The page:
The folks over at Yahoo! showed that they care about more than size when they unveiled the new version of Yahoo! Local. The idea was to create a more user-driven set of local content for cities across the United States while taking advantage of Yahoo!'s existing mapping, news and directory content.
The new local pages feature recommendations from other Yahoo! users for local restaurants and businesses and even features listings of local events broken down by areas of town and event type. Other new features include:
John Battelle has some great insight on the new offerings in his blog. Among his points are that Yahoo! is wise in its pursuit of consumer-driven content in order to attract local search users. He explains that "Borrowing content from the Yellow Pages (or integrating related - but not connected - content from the broader web) can only take local web search so far. The architecture of participation is what's next."
He's right. While Google did a good job of getting some nice local search relating mapping options out there, it's companies like A9 and Yahoo! that are embracing the idea of TRUE local content. That is, content generated by locals. Sites like CityPages and CitySearch have done a good job of creating localized destination sites that share reviews and insight into the community, but they are lacking the search power that a company like Yahoo! can add to the mix.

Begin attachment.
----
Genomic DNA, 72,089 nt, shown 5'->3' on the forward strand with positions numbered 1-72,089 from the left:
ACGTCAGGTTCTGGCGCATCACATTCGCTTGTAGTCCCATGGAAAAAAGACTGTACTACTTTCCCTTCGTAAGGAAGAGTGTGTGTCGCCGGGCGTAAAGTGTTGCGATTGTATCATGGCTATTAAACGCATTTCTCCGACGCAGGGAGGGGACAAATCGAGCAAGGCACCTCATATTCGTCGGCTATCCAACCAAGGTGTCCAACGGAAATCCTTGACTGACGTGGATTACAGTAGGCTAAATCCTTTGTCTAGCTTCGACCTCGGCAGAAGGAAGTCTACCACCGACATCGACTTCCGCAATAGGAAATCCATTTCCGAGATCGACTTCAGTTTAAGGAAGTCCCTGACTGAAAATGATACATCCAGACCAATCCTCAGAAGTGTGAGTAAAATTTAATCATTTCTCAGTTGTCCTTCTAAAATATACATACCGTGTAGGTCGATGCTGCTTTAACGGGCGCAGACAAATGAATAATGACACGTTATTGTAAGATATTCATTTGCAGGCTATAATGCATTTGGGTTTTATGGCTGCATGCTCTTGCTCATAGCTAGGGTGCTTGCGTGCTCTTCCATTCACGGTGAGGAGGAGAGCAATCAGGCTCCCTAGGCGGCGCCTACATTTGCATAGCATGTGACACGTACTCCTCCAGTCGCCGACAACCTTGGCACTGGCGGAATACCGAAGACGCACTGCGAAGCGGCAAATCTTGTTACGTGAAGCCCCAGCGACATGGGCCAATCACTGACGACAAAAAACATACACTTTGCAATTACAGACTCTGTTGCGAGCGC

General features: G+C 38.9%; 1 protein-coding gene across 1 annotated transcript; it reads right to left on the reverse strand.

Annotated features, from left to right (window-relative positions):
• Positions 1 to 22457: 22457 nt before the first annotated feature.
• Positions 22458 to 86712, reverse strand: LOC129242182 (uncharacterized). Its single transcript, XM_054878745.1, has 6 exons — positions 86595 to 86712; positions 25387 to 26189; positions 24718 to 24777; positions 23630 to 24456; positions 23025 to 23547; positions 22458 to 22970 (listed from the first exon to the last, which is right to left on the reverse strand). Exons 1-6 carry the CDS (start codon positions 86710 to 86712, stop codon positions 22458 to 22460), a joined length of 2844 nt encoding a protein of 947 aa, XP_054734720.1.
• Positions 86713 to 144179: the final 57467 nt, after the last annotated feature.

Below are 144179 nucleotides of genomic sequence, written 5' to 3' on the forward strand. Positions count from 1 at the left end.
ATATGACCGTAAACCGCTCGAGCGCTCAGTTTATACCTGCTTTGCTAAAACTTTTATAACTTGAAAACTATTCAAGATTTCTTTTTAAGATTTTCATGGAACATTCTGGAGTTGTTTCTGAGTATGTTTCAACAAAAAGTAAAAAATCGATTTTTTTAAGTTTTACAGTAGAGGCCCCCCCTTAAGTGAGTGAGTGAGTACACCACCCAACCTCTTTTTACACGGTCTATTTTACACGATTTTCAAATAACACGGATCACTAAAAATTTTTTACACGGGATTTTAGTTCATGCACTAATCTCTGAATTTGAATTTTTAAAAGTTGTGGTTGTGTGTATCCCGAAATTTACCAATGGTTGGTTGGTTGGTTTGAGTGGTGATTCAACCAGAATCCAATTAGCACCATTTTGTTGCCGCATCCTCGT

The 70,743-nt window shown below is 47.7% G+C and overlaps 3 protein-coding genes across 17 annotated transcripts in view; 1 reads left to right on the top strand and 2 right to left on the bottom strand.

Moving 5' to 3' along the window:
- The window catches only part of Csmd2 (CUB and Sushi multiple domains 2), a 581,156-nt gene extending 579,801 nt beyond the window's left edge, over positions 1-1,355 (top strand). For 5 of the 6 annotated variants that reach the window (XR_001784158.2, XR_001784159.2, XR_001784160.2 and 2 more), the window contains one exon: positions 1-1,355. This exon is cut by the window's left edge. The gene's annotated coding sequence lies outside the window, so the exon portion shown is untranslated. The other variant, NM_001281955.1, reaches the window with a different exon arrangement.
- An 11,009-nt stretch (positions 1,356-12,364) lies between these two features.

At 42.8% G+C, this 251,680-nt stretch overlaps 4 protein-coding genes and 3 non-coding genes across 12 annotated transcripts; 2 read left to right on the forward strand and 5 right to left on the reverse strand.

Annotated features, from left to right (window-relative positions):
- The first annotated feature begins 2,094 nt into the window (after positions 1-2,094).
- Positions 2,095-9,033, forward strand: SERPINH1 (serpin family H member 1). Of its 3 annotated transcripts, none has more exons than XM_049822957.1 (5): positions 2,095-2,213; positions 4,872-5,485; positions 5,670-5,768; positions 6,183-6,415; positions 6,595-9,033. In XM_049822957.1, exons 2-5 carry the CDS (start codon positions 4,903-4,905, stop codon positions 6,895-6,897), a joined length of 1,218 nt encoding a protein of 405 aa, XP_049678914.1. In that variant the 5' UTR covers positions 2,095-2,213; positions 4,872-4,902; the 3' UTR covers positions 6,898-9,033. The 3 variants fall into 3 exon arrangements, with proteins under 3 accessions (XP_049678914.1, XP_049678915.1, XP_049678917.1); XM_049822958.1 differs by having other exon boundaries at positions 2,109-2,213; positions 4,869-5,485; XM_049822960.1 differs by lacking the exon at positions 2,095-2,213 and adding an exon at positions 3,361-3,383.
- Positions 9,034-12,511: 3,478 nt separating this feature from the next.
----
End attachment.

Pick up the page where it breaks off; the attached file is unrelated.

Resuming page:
The thing that I'm taking away from this new launch is the way that it may impact small businesses and the way that they approach local search engine marketing. There has been a lot of focus recently on local search. How do you target local audiences? PPC? Geotargeting? Localized content? I think the answer is an extension of what many within the industry have been pushing forever: build good content. Give your customers what they are looking for. Not just on your Web site, but through your business. Drawing traffic from a local search site like Yahoo! Local isn't just going to be about buying the right directory listing or bidding on the right PPC term. It's going to be about making your customers happy enough that they want to tell other people about you. You aren't going to buy or optimize your way to the top of these listings. You are going to have to earn your way there.
Isn't that what good small business marketing is all about anyway?
Take a tour of the new version of Yahoo! Local.
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Jennifer Laycock is the Editor of Search Engine Guide, the Social Media Faculty Chair for MarketMotive and offers small business social media strategy & consulting. Jennifer enjoys the challenge of finding unique and creative ways to connect with consumers without spending a fortune in marketing dollars. Though she now prefers to work with small businesses, Jennifer’s clients have included companies like Verizon, American Greetings and Highlights for Children.
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